The DOT will install new lighting, bike racks, plants, chess tables, chairs and umbrellas for shade, and raise the sidewalk for the new square.

Renz said the BID will look to create art and music programs and variety of services at the plaza for the community to enjoy when it is completed.

But before that, the DOT has to tweak the plan and present the final designs to the community board’s transportation committee for approval at an upcoming meeting.

The plaza is just one of two coming to Myrtle Avenue. The city’s Department of Design and Construction is in the final design phase for another public square at the intersection of Myrtle and Cooper Avenues in Glendale, which is known as the Glendale Veterans Triangle. It is expected to go out to bid and start construction by next year, according to Renz.

Rendering courtesy of the Department of Design and Construction

 

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New Jackson Heights metal benches along Northern Boulevard


| aaltamirano@queenscourier.com

Photo Courtesy Councilmember Daniel Dromm

Residents and visitors walking along Northern Boulevard now have 13 new spots to take a break.

Councilmember Daniel Dromm announced he had allocated $7,000 for Community Board 3 (CB3) to remove broken-down wooden benches down Northern Boulevard and replace them with 13 new metal benches as part of the Department of Transportation’s (DOT) CityBench program.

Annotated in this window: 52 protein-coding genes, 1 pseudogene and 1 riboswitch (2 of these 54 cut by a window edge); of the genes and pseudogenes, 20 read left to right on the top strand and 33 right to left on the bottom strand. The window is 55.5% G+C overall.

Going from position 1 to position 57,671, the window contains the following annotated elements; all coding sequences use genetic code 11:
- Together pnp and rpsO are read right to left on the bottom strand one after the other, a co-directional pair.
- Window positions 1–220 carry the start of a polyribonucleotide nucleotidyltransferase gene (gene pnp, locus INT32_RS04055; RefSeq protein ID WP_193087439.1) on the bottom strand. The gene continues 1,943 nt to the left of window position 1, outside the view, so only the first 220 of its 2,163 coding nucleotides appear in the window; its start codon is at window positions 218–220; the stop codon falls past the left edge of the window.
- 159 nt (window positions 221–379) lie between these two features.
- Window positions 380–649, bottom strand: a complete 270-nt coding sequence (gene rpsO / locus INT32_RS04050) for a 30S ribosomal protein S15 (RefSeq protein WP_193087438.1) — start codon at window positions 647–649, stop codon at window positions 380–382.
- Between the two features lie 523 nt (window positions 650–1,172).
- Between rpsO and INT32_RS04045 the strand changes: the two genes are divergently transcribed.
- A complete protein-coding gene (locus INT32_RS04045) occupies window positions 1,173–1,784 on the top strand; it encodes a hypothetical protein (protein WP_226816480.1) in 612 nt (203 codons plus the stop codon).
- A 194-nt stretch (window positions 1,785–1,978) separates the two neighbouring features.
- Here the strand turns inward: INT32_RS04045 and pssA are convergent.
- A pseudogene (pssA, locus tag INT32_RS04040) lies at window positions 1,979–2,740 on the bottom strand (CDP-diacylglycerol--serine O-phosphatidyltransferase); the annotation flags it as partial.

“The new seating, through the CityBench program, replaced eyesores with benches the community of Jackson Heights can be proud of,” said Dromm.

The new Jackson Heights benches are located along Northern Boulevard between 80th and 90th Street.

“The benches were originally installed in the 1980s at the request of the now defunct Northern Boulevard Merchants Association,” said Giovanna Reid, CB3 district manager. “We decided to replace the benches because they were in severe disrepair and potential hazards. With the installation of the new CityBench, the appearance of Northern Boulevard has significantly improved.”

With the goal to make it easier to walk through the city for people of all ages, in 2011 the DOT launched CityBench, a three year program that would install 1,000 benches throughout the five boroughs. In the past two years, CityBench has installed more than 700 benches.